The Key to Long Term Sustainable Cyber Security

Earlier this year, in response to the conflict between Russia and Ukraine, NCSC urged organisations to focus on heightening their cyber security programme. Since the beginning of the conflict, there has been an increase in cyber activity in Ukraine. Therefore it's more important than ever that you have the necessary protocols in place to protect your organisation against a cyber attack. The National Cyber Security Centre has recently published their guidance on ‘Maintaining a sustainable strengthened cyber security posture’,

as they appreciate the strain that their recommendations can and have put on organisations and their workforce, resources and processes. This article will look at the guidance and discuss the areas that it suggests organisations can look at to maintain a sufficient cyber security posture in the long term.

According to the NCSC, the aim of the guidance is to explain “how to maintain a strengthened cyber posture in a sustainable and efficient way, whilst prioritising staff wellbeing.” They then go on to say that  “looking after your staff is not only important from an HR perspective - it also directly contributes towards maintaining an organisation’s security and resilience.” During periods where the cyber threat is heightened for an extended period, organisations may experience a certain amount of time where they need to strengthen their defences and assess and correct weaknesses. After this, organisations should be prepared to maintain this new high level of resilience to match the increased risk due, for example, a conflict. 

 How could organisations be affected?

Needing to strengthen your cyber security defences for a sustained period inevitably increases the workload for cyber security staff, which can lead to burnout and increased levels of stress, with some organisations already having staff quit due to stress as a result of the increased workload due to the Russia-Ukraine conflict. As well as stress and burnout, the higher workload can also lead to lower productivity and more mistakes. The NCSC highlights numerous steps that your organisation can take to sustain its heightened cyber security posture.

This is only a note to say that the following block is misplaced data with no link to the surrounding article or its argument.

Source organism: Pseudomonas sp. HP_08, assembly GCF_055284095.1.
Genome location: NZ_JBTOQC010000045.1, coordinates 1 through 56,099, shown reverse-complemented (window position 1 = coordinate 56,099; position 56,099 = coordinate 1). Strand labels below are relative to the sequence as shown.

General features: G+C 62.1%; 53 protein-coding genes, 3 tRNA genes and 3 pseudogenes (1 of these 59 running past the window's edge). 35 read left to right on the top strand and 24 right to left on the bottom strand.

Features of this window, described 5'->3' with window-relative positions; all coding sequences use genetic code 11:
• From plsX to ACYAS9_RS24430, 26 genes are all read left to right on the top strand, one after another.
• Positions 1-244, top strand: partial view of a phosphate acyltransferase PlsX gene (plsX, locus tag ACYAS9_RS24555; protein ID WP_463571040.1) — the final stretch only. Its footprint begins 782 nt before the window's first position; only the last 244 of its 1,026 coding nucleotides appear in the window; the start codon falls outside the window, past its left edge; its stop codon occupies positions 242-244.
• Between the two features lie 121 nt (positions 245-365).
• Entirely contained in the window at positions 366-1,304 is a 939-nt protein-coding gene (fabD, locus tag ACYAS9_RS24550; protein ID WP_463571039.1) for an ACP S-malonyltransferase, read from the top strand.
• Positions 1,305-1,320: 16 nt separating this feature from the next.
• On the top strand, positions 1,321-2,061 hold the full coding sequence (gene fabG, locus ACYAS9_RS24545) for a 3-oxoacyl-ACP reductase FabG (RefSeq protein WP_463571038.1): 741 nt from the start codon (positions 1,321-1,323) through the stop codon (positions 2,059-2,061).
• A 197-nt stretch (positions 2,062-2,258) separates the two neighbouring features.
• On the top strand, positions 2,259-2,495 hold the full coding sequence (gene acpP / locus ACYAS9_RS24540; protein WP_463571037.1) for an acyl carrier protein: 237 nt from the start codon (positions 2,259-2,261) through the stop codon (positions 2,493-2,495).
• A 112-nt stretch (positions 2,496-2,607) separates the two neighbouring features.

Get the Basics Right

Firstly, ensuring that your basic hygiene controls are in place and working correctly is vital. Even if there are no successful cyber attacks against you, it’s important that your detection systems are working due to the fact that this might not be as a result of a lower risk, it could be because your defence systems are working as they should. 

Revisit your risk-based defences

As time goes on, the risk level should be constantly monitored so that you are responding accordingly. You may find that your initial threat level has increased, meaning that the security protocols you put in place need to be looked at and changed to match the increased threat. This is vital to ensure your defences are constantly implemented in an efficient way for the long term.

Improve long term cyber resilience

An extended period of heightened cyber threat may reflect long-term shifts in adversary capability or intent and so you may need to strengthen your cyber security and resilience on a permanent basis. Accelerating planned action to harden networks and improve resilience capabilities will relieve pressure on your workforce over the long-term. 

Empower staff to make decisions

During times of heightened cyber threats, there may need to be additional oversight in place to ensure that the correct decisions are being made. This can result in extra pressures on cyber teams however, so a better way of tackling decision making may be to delegate the day-to-day decision making to appropriate team members, so more senior team members can deal with medium term decisions and issues. This could also help your organisation have a more agile response, as team members on the ‘frontline’ can make experience based decisions quicker.

Spread workloads evenly

It’s vital that as there is more work to be done, that the work is spread evenly across your team in a fair way to prevent burnout, and maximise the amount of work that is completed. Doing this also provides team members with new skills as they combat these tasks, resulting in a more competent and experienced workforce going forward. Organisations should also be prepared to add additional staff should they find it necessary.

Look after each other

As staff work on combating the cyber threat, they may see harmful or distressing content, difficult decisions and be exposed to high-pressure situations. This could negatively affect their wellbeing. It’s therefore important that you look out for signs amongst your workforce of struggle, and ensure that staff have the necessary tools and resources to respond and seek support. 


Engage the entire workforce

The NCSC guidance mainly focuses on the workforce dealing directly with cyber, but the whole workforce has a role to play in keeping your organisations protected against attacks. With the need to be acting quickly to respond to the threat, communication across the organisation needs to be consistent and clear, as a lack of this can result in lower productivity levels.

Ultimately, there are various ways in which organisations can ensure that their cyber security response plan stays at a sufficient level across a longer period of time, some that may be obvious, and some that are not as obvious. It’s clear though that for organisations to have a cyber posture that is good enough, the whole workforce should work together to ensure the most that can be done is being done to combat times of increased cyber threat levels. For more information and guidance documents, please visit the NCSC website.

 

 

 

 

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